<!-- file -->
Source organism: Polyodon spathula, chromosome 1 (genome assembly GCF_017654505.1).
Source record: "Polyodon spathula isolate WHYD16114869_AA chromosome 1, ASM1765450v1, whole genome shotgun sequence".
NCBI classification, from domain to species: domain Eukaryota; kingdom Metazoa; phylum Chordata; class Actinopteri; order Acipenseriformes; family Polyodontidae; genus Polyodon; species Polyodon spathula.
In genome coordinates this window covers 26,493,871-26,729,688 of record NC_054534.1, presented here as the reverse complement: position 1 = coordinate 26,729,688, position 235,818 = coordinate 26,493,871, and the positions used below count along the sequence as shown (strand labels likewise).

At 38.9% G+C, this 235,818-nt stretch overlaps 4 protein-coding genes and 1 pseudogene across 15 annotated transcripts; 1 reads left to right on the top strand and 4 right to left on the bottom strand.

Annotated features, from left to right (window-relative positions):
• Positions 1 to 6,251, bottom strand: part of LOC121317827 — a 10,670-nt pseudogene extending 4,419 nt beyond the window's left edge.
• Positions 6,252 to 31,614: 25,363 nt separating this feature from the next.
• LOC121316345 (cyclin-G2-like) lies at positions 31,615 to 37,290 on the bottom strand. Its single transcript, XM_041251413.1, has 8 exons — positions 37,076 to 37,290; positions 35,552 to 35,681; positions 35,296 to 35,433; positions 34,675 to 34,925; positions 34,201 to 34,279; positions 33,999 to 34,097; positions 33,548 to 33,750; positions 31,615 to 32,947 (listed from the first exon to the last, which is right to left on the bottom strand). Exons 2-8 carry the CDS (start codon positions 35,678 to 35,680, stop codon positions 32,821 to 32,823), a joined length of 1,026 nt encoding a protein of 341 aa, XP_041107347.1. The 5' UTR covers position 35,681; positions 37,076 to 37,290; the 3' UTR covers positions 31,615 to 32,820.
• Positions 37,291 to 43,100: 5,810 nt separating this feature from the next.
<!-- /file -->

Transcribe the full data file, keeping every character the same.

Source organism: Polyodon spathula, chromosome 1 (genome assembly GCF_017654505.1).
Source record: "Polyodon spathula isolate WHYD16114869_AA chromosome 1, ASM1765450v1, whole genome shotgun sequence".
NCBI classification, from domain to species: domain Eukaryota; kingdom Metazoa; phylum Chordata; class Actinopteri; order Acipenseriformes; family Polyodontidae; genus Polyodon; species Polyodon spathula.
In genome coordinates this window covers 26,493,871-26,729,688 of record NC_054534.1, presented here as the reverse complement: position 1 = coordinate 26,729,688, position 235,818 = coordinate 26,493,871, and the positions used below count along the sequence as shown (strand labels likewise).

At 38.9% G+C, this 235,818-nt stretch overlaps 4 protein-coding genes and 1 pseudogene across 15 annotated transcripts; 1 reads left to right on the top strand and 4 right to left on the bottom strand.

Annotated features, from left to right (window-relative positions):
• Positions 1 to 6,251, bottom strand: part of LOC121317827 — a 10,670-nt pseudogene extending 4,419 nt beyond the window's left edge.
• Positions 6,252 to 31,614: 25,363 nt separating this feature from the next.
• LOC121316345 (cyclin-G2-like) lies at positions 31,615 to 37,290 on the bottom strand. Its single transcript, XM_041251413.1, has 8 exons — positions 37,076 to 37,290; positions 35,552 to 35,681; positions 35,296 to 35,433; positions 34,675 to 34,925; positions 34,201 to 34,279; positions 33,999 to 34,097; positions 33,548 to 33,750; positions 31,615 to 32,947 (listed from the first exon to the last, which is right to left on the bottom strand). Exons 2-8 carry the CDS (start codon positions 35,678 to 35,680, stop codon positions 32,821 to 32,823), a joined length of 1,026 nt encoding a protein of 341 aa, XP_041107347.1. The 5' UTR covers position 35,681; positions 37,076 to 37,290; the 3' UTR covers positions 31,615 to 32,820.
• Positions 37,291 to 43,100: 5,810 nt separating this feature from the next.